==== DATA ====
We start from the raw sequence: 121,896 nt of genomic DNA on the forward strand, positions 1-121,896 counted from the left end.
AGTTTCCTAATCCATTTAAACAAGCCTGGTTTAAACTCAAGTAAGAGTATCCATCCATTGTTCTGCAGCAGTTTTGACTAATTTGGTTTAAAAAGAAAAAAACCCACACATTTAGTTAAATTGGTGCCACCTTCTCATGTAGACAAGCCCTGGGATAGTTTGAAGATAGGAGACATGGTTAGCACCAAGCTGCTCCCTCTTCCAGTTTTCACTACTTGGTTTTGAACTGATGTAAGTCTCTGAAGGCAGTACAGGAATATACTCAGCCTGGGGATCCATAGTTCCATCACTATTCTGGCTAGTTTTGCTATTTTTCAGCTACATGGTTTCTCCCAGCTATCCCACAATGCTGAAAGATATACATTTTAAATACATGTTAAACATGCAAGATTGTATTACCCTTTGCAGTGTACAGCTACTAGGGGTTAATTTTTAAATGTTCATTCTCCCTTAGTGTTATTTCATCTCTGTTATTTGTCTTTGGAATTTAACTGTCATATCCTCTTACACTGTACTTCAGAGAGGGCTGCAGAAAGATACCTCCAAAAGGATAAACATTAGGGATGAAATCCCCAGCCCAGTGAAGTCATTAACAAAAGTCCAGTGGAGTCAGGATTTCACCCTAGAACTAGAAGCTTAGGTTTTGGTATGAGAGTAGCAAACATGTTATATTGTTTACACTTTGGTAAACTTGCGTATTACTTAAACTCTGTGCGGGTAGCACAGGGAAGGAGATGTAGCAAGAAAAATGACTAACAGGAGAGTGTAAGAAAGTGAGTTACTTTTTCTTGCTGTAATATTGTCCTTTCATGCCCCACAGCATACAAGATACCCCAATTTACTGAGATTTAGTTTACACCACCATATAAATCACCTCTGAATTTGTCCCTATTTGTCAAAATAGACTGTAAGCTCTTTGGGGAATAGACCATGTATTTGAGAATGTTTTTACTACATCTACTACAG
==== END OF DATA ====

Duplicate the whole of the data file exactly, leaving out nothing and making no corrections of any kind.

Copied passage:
We start from the raw sequence: 121,896 nt of genomic DNA on the forward strand, positions 1-121,896 counted from the left end.
AGTTTCCTAATCCATTTAAACAAGCCTGGTTTAAACTCAAGTAAGAGTATCCATCCATTGTTCTGCAGCAGTTTTGACTAATTTGGTTTAAAAAGAAAAAAACCCACACATTTAGTTAAATTGGTGCCACCTTCTCATGTAGACAAGCCCTGGGATAGTTTGAAGATAGGAGACATGGTTAGCACCAAGCTGCTCCCTCTTCCAGTTTTCACTACTTGGTTTTGAACTGATGTAAGTCTCTGAAGGCAGTACAGGAATATACTCAGCCTGGGGATCCATAGTTCCATCACTATTCTGGCTAGTTTTGCTATTTTTCAGCTACATGGTTTCTCCCAGCTATCCCACAATGCTGAAAGATATACATTTTAAATACATGTTAAACATGCAAGATTGTATTACCCTTTGCAGTGTACAGCTACTAGGGGTTAATTTTTAAATGTTCATTCTCCCTTAGTGTTATTTCATCTCTGTTATTTGTCTTTGGAATTTAACTGTCATATCCTCTTACACTGTACTTCAGAGAGGGCTGCAGAAAGATACCTCCAAAAGGATAAACATTAGGGATGAAATCCCCAGCCCAGTGAAGTCATTAACAAAAGTCCAGTGGAGTCAGGATTTCACCCTAGAACTAGAAGCTTAGGTTTTGGTATGAGAGTAGCAAACATGTTATATTGTTTACACTTTGGTAAACTTGCGTATTACTTAAACTCTGTGCGGGTAGCACAGGGAAGGAGATGTAGCAAGAAAAATGACTAACAGGAGAGTGTAAGAAAGTGAGTTACTTTTTCTTGCTGTAATATTGTCCTTTCATGCCCCACAGCATACAAGATACCCCAATTTACTGAGATTTAGTTTACACCACCATATAAATCACCTCTGAATTTGTCCCTATTTGTCAAAATAGACTGTAAGCTCTTTGGGGAATAGACCATGTATTTGAGAATGTTTTTACTACATCTACTACAG